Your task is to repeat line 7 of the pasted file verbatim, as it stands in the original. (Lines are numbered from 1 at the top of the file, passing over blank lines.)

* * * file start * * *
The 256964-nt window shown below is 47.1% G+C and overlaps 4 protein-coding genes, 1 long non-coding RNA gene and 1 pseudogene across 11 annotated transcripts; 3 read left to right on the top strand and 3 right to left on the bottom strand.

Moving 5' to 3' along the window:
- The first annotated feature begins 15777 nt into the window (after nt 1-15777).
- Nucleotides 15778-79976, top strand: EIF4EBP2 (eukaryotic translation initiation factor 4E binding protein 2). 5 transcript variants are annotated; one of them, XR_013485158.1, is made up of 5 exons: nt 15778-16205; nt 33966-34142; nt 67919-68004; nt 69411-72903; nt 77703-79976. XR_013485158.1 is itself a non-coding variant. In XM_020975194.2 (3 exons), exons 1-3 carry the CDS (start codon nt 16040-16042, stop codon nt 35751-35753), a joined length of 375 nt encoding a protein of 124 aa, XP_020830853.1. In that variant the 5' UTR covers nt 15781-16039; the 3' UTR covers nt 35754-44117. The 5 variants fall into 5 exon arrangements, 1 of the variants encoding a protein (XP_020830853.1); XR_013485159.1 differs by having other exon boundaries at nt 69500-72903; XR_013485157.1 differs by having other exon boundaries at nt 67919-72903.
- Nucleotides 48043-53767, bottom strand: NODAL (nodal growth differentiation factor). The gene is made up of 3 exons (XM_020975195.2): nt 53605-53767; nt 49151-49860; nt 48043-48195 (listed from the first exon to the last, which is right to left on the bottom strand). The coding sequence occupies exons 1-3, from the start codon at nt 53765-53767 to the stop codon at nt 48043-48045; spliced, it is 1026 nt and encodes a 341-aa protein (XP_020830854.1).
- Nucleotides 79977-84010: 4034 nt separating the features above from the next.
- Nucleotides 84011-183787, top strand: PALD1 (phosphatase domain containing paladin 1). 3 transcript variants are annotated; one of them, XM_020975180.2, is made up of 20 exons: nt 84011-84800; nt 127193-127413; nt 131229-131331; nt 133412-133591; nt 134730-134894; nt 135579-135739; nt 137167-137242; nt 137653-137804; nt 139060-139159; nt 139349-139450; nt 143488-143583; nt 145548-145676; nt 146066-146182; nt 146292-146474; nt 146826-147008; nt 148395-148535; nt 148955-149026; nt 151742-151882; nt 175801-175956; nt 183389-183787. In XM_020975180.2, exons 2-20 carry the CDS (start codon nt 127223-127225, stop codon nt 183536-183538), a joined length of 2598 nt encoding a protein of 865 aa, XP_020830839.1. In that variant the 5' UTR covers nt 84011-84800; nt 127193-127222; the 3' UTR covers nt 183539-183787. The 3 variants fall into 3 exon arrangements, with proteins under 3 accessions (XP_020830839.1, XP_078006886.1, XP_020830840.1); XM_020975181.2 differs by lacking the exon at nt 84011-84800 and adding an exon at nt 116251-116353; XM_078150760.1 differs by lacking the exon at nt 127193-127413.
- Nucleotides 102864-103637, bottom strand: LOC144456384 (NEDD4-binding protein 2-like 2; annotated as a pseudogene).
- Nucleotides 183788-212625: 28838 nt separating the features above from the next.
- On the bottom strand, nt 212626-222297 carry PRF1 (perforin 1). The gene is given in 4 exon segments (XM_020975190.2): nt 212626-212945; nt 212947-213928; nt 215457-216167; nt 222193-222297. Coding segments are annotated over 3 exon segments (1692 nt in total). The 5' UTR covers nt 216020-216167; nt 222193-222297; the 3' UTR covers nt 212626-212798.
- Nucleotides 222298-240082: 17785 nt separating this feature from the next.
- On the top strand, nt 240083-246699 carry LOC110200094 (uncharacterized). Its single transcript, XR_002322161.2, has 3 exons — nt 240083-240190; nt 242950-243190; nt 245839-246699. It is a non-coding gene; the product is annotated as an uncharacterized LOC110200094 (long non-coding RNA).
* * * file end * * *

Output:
- Nucleotides 84011-183787, top strand: PALD1 (phosphatase domain containing paladin 1). 3 transcript variants are annotated; one of them, XM_020975180.2, is made up of 20 exons: nt 84011-84800; nt 127193-127413; nt 131229-131331; nt 133412-133591; nt 134730-134894; nt 135579-135739; nt 137167-137242; nt 137653-137804; nt 139060-139159; nt 139349-139450; nt 143488-143583; nt 145548-145676; nt 146066-146182; nt 146292-146474; nt 146826-147008; nt 148395-148535; nt 148955-149026; nt 151742-151882; nt 175801-175956; nt 183389-183787. In XM_020975180.2, exons 2-20 carry the CDS (start codon nt 127223-127225, stop codon nt 183536-183538), a joined length of 2598 nt encoding a protein of 865 aa, XP_020830839.1. In that variant the 5' UTR covers nt 84011-84800; nt 127193-127222; the 3' UTR covers nt 183539-183787. The 3 variants fall into 3 exon arrangements, with proteins under 3 accessions (XP_020830839.1, XP_078006886.1, XP_020830840.1); XM_020975181.2 differs by lacking the exon at nt 84011-84800 and adding an exon at nt 116251-116353; XM_078150760.1 differs by lacking the exon at nt 127193-127413.